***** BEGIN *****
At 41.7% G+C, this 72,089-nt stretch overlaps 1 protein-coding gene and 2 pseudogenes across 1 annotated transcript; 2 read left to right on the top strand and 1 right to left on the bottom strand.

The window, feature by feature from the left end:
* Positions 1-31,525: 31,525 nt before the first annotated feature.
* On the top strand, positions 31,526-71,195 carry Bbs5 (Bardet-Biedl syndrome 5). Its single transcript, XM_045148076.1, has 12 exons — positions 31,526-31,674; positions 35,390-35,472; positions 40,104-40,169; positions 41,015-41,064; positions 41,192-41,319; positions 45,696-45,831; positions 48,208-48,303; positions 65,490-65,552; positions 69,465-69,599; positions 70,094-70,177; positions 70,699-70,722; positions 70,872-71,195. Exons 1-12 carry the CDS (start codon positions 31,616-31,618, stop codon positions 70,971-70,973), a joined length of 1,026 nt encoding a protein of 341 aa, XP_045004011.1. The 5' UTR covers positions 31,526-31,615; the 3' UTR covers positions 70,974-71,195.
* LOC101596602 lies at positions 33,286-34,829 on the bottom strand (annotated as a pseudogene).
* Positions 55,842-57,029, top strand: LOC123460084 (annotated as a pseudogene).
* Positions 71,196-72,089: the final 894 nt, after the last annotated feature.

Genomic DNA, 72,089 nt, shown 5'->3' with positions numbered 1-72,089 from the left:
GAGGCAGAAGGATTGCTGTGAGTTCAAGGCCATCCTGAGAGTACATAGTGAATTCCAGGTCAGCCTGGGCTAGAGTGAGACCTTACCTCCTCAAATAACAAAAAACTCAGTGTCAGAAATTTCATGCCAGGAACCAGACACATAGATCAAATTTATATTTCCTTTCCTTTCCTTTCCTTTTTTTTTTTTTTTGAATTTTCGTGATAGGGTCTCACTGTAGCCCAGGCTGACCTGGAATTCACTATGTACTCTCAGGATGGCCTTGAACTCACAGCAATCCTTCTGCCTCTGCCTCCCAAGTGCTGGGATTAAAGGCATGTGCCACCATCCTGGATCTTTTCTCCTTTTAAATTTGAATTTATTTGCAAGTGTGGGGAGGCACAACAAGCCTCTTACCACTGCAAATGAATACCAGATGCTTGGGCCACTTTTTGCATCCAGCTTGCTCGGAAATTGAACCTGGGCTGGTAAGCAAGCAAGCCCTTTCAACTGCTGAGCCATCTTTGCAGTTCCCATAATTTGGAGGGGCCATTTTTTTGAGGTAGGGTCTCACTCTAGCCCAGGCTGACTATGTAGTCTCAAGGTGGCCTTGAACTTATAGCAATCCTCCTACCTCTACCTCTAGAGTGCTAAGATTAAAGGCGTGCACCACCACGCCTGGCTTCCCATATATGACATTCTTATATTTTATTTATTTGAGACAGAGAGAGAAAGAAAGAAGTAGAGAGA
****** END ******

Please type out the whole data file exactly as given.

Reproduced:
At 41.7% G+C, this 72,089-nt stretch overlaps 1 protein-coding gene and 2 pseudogenes across 1 annotated transcript; 2 read left to right on the top strand and 1 right to left on the bottom strand.

The window, feature by feature from the left end:
* Positions 1-31,525: 31,525 nt before the first annotated feature.
* On the top strand, positions 31,526-71,195 carry Bbs5 (Bardet-Biedl syndrome 5). Its single transcript, XM_045148076.1, has 12 exons — positions 31,526-31,674; positions 35,390-35,472; positions 40,104-40,169; positions 41,015-41,064; positions 41,192-41,319; positions 45,696-45,831; positions 48,208-48,303; positions 65,490-65,552; positions 69,465-69,599; positions 70,094-70,177; positions 70,699-70,722; positions 70,872-71,195. Exons 1-12 carry the CDS (start codon positions 31,616-31,618, stop codon positions 70,971-70,973), a joined length of 1,026 nt encoding a protein of 341 aa, XP_045004011.1. The 5' UTR covers positions 31,526-31,615; the 3' UTR covers positions 70,974-71,195.
* LOC101596602 lies at positions 33,286-34,829 on the bottom strand (annotated as a pseudogene).
* Positions 55,842-57,029, top strand: LOC123460084 (annotated as a pseudogene).
* Positions 71,196-72,089: the final 894 nt, after the last annotated feature.

Genomic DNA, 72,089 nt, shown 5'->3' with positions numbered 1-72,089 from the left:
GAGGCAGAAGGATTGCTGTGAGTTCAAGGCCATCCTGAGAGTACATAGTGAATTCCAGGTCAGCCTGGGCTAGAGTGAGACCTTACCTCCTCAAATAACAAAAAACTCAGTGTCAGAAATTTCATGCCAGGAACCAGACACATAGATCAAATTTATATTTCCTTTCCTTTCCTTTCCTTTTTTTTTTTTTTTGAATTTTCGTGATAGGGTCTCACTGTAGCCCAGGCTGACCTGGAATTCACTATGTACTCTCAGGATGGCCTTGAACTCACAGCAATCCTTCTGCCTCTGCCTCCCAAGTGCTGGGATTAAAGGCATGTGCCACCATCCTGGATCTTTTCTCCTTTTAAATTTGAATTTATTTGCAAGTGTGGGGAGGCACAACAAGCCTCTTACCACTGCAAATGAATACCAGATGCTTGGGCCACTTTTTGCATCCAGCTTGCTCGGAAATTGAACCTGGGCTGGTAAGCAAGCAAGCCCTTTCAACTGCTGAGCCATCTTTGCAGTTCCCATAATTTGGAGGGGCCATTTTTTTGAGGTAGGGTCTCACTCTAGCCCAGGCTGACTATGTAGTCTCAAGGTGGCCTTGAACTTATAGCAATCCTCCTACCTCTACCTCTAGAGTGCTAAGATTAAAGGCGTGCACCACCACGCCTGGCTTCCCATATATGACATTCTTATATTTTATTTATTTGAGACAGAGAGAGAAAGAAAGAAGTAGAGAGA